A couple who told police they were in Brown County to go fishing were arrested after they gave police false names and were found to be driving without licenses. One also was charged with multiple drug offenses.
Nashville Police Officer Kyle Seward reported in a probable cause affidavit that he noticed an orange Dodge Caliber parked at McDonald’s Sept. 18. When he ran the plate, it was registered to a valid female driver and Kyle E. Champion, 43, Plainfield, who was a habitual traffic violator.
Seward followed the vehicle to the Speedway gas station and spoke to Champion, who told him his name was “David.” He told Seward that Kyle Champion was his brother and that he borrowed his vehicle, the report said.
Dispatch was unable to find a “David Champion” in its system.
Champion told police he and his passenger, whom he called “Erika,” were parked at McDonald’s because their car had overheated and they were in Brown County to go fishing.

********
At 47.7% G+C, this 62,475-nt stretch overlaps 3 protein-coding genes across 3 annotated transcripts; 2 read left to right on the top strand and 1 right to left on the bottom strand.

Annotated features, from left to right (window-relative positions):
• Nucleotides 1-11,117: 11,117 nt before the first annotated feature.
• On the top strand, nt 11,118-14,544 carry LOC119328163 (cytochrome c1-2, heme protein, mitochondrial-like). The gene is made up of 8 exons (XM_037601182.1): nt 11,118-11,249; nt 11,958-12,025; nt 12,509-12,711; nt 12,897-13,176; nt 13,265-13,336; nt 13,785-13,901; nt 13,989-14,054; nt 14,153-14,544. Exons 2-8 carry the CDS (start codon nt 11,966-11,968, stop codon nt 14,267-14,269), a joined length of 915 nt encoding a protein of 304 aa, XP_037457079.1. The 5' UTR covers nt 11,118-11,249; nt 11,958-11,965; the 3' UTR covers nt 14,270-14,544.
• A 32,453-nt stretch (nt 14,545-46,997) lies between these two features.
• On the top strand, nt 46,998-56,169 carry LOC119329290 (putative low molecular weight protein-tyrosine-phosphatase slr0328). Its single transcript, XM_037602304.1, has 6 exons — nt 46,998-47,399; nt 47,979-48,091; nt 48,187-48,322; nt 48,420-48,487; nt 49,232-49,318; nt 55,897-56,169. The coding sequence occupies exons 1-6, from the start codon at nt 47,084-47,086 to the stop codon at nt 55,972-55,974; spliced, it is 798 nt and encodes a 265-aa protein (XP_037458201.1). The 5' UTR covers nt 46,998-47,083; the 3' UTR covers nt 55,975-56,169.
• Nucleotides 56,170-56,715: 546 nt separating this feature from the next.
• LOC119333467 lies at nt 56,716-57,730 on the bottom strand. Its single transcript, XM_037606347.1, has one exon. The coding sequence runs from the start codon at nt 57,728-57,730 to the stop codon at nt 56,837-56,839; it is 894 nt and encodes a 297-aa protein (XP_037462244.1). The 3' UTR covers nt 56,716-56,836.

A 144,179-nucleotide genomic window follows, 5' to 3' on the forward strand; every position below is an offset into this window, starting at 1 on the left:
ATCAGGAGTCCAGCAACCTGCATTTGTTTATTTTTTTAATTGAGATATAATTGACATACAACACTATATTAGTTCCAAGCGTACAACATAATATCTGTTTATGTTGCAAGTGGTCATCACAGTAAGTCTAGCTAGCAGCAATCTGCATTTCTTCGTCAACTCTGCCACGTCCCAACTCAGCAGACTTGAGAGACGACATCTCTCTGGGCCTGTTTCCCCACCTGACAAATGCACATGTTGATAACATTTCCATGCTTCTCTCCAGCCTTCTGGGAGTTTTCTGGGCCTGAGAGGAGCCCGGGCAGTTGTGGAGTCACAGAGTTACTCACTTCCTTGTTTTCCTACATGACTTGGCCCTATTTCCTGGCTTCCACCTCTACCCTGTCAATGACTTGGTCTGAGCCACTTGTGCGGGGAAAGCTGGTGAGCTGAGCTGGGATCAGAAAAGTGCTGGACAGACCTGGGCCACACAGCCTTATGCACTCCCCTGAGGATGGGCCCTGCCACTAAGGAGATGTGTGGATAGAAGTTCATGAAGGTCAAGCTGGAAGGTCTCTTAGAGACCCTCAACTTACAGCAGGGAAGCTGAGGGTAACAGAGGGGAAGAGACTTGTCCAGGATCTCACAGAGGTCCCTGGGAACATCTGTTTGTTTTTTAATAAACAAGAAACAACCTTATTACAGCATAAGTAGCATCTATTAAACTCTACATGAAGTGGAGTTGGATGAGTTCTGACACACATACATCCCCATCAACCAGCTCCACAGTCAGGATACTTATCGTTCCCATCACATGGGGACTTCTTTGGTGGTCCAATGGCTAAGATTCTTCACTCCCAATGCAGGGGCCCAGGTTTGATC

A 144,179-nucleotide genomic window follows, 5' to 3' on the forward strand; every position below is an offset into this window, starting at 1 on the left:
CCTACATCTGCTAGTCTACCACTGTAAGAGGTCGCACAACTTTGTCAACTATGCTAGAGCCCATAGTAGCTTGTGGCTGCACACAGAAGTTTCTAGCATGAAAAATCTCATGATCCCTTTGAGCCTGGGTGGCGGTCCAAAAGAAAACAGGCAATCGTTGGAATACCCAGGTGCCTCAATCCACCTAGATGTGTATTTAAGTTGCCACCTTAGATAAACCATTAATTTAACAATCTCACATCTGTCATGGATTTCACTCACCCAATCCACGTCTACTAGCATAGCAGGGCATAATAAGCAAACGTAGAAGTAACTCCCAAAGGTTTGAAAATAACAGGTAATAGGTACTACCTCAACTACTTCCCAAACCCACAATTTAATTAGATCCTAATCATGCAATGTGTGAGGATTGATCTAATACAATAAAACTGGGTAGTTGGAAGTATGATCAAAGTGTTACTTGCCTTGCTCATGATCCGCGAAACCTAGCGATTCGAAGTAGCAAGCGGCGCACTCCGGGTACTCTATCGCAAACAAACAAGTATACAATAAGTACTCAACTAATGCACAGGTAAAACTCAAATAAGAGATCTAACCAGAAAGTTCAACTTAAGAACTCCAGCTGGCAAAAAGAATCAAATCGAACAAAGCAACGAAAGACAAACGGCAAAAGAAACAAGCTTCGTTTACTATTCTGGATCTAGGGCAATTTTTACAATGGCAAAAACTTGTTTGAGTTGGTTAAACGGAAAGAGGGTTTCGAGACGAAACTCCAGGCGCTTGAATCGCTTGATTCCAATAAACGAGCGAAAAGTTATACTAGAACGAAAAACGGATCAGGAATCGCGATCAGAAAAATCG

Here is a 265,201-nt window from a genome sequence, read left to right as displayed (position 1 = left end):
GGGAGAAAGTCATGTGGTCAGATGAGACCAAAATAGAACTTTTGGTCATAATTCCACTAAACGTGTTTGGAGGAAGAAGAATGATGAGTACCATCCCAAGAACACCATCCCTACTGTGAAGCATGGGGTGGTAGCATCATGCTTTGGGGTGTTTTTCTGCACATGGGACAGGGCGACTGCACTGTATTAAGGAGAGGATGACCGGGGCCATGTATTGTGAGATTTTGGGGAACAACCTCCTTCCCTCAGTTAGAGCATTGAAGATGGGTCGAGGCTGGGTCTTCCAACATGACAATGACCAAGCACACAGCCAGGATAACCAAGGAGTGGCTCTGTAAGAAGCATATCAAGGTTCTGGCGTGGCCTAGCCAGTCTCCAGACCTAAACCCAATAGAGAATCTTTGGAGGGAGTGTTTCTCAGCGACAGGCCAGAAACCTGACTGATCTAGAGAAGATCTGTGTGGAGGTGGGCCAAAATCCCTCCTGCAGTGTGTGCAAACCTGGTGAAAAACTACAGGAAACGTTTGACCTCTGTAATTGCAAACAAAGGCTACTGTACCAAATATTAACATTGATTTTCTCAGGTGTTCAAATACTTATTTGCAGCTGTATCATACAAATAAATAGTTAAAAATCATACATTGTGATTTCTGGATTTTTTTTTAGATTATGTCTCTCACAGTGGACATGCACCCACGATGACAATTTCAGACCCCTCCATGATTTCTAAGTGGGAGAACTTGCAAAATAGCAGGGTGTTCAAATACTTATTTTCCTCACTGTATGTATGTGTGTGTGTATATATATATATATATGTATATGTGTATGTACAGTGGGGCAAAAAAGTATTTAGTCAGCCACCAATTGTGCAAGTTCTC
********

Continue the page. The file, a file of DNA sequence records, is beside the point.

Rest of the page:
Indiana State Police Trooper Chris Griggs was able to find a photo of Kyle Champion from when he was arrested in Hamilton County that showed his tattoos. Champion was arrested for providing a false identity.
The female passenger, later identified as Jaclyn M. Edgell, 39, Anderson, continued to tell Seward that her name was Erika Allen, but dispatch was unable to find her in their system.
Champion told police he did not know Edgell’s full name, because he just called her “Baby Girl.”
Edgell told police she was lying about her name and that she went with “Erika” after Champion said it because she was scared, the affidavit said.
Inside the vehicle police found 60 used syringes, two spoons, multiple prescription pill bottles and a clear drug test cup with urine in it, the report said.
Edgell was placed under arrest. Champion became irate and told police everything in the vehicle was his, the report said.
Both were taken to the Brown County jail.
Champion was charged Sept. 19 with operating a vehicle as a habitual traffic violator, unlawful possession of a syringe and unlawful possession of a legend drug, all Level 6 felonies; and possession of a controlled substance, false informing, possession of a device or substance used to interfere with a drug or alcohol screening test and possession of paraphernalia, all misdemeanors.
Edgell was initially booked in on charges of false identity and unlawful possession of a syringe. She was officially charged Sept. 19 with false informing.